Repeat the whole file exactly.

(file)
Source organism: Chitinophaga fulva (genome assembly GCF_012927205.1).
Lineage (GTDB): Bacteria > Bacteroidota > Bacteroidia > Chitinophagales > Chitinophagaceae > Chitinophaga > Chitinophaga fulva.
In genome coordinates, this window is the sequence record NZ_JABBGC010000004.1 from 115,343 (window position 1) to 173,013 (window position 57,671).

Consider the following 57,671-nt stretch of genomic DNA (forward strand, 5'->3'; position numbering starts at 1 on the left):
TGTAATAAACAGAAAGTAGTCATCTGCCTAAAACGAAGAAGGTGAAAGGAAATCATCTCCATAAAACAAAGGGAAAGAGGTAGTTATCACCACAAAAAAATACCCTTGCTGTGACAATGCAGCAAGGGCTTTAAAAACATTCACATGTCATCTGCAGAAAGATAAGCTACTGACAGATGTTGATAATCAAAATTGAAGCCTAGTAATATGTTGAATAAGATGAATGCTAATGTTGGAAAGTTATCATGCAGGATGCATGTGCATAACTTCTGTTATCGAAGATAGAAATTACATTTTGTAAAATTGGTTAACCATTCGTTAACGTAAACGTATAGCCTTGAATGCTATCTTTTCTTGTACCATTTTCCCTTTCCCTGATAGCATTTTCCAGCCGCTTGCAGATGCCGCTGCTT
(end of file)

Source organism: Chitinophaga fulva (genome assembly GCF_012927205.1).
Lineage (GTDB): Bacteria > Bacteroidota > Bacteroidia > Chitinophagales > Chitinophagaceae > Chitinophaga > Chitinophaga fulva.
In genome coordinates, this window is the sequence record NZ_JABBGC010000004.1 from 115,343 (window position 1) to 173,013 (window position 57,671).

Consider the following 57,671-nt stretch of genomic DNA (forward strand, 5'->3'; position numbering starts at 1 on the left):
TGTAATAAACAGAAAGTAGTCATCTGCCTAAAACGAAGAAGGTGAAAGGAAATCATCTCCATAAAACAAAGGGAAAGAGGTAGTTATCACCACAAAAAAATACCCTTGCTGTGACAATGCAGCAAGGGCTTTAAAAACATTCACATGTCATCTGCAGAAAGATAAGCTACTGACAGATGTTGATAATCAAAATTGAAGCCTAGTAATATGTTGAATAAGATGAATGCTAATGTTGGAAAGTTATCATGCAGGATGCATGTGCATAACTTCTGTTATCGAAGATAGAAATTACATTTTGTAAAATTGGTTAACCATTCGTTAACGTAAACGTATAGCCTTGAATGCTATCTTTTCTTGTACCATTTTCCCTTTCCCTGATAGCATTTTCCAGCCGCTTGCAGATGCCGCTGCTT